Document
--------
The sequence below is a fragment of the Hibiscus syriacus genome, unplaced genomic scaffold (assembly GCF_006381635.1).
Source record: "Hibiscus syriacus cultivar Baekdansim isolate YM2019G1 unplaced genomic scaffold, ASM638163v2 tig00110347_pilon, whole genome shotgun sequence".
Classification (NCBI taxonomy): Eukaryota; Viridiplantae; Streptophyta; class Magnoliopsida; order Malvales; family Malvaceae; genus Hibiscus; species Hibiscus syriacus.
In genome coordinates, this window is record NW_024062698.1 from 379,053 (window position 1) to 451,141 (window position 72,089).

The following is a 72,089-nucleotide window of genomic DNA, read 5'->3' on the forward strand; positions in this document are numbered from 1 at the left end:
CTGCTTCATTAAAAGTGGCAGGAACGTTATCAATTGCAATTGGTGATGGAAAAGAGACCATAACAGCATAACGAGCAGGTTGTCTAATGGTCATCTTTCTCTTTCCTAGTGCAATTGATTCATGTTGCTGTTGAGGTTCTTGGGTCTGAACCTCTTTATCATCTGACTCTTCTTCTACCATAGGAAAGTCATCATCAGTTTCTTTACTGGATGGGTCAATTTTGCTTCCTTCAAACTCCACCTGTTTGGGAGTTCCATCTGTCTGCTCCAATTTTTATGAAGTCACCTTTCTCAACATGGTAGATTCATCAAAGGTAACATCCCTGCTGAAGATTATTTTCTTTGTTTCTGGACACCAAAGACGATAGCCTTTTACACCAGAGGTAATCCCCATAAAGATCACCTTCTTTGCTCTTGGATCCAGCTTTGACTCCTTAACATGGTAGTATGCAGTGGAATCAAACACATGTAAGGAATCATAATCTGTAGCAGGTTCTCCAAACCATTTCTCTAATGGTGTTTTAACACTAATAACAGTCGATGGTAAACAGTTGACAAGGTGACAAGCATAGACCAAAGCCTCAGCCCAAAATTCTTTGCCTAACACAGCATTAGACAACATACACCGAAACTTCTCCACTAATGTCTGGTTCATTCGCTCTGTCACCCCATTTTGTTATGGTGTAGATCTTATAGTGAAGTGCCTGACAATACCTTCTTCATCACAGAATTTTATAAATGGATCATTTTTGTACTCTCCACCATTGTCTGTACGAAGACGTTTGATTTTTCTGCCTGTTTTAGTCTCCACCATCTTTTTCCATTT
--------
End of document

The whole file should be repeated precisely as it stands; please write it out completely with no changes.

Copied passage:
The sequence below is a fragment of the Hibiscus syriacus genome, unplaced genomic scaffold (assembly GCF_006381635.1).
Source record: "Hibiscus syriacus cultivar Baekdansim isolate YM2019G1 unplaced genomic scaffold, ASM638163v2 tig00110347_pilon, whole genome shotgun sequence".
Classification (NCBI taxonomy): Eukaryota; Viridiplantae; Streptophyta; class Magnoliopsida; order Malvales; family Malvaceae; genus Hibiscus; species Hibiscus syriacus.
In genome coordinates, this window is record NW_024062698.1 from 379,053 (window position 1) to 451,141 (window position 72,089).

The following is a 72,089-nucleotide window of genomic DNA, read 5'->3' on the forward strand; positions in this document are numbered from 1 at the left end:
CTGCTTCATTAAAAGTGGCAGGAACGTTATCAATTGCAATTGGTGATGGAAAAGAGACCATAACAGCATAACGAGCAGGTTGTCTAATGGTCATCTTTCTCTTTCCTAGTGCAATTGATTCATGTTGCTGTTGAGGTTCTTGGGTCTGAACCTCTTTATCATCTGACTCTTCTTCTACCATAGGAAAGTCATCATCAGTTTCTTTACTGGATGGGTCAATTTTGCTTCCTTCAAACTCCACCTGTTTGGGAGTTCCATCTGTCTGCTCCAATTTTTATGAAGTCACCTTTCTCAACATGGTAGATTCATCAAAGGTAACATCCCTGCTGAAGATTATTTTCTTTGTTTCTGGACACCAAAGACGATAGCCTTTTACACCAGAGGTAATCCCCATAAAGATCACCTTCTTTGCTCTTGGATCCAGCTTTGACTCCTTAACATGGTAGTATGCAGTGGAATCAAACACATGTAAGGAATCATAATCTGTAGCAGGTTCTCCAAACCATTTCTCTAATGGTGTTTTAACACTAATAACAGTCGATGGTAAACAGTTGACAAGGTGACAAGCATAGACCAAAGCCTCAGCCCAAAATTCTTTGCCTAACACAGCATTAGACAACATACACCGAAACTTCTCCACTAATGTCTGGTTCATTCGCTCTGTCACCCCATTTTGTTATGGTGTAGATCTTATAGTGAAGTGCCTGACAATACCTTCTTCATCACAGAATTTTATAAATGGATCATTTTTGTACTCTCCACCATTGTCTGTACGAAGACGTTTGATTTTTCTGCCTGTTTTAGTCTCCACCATCTTTTTCCATTT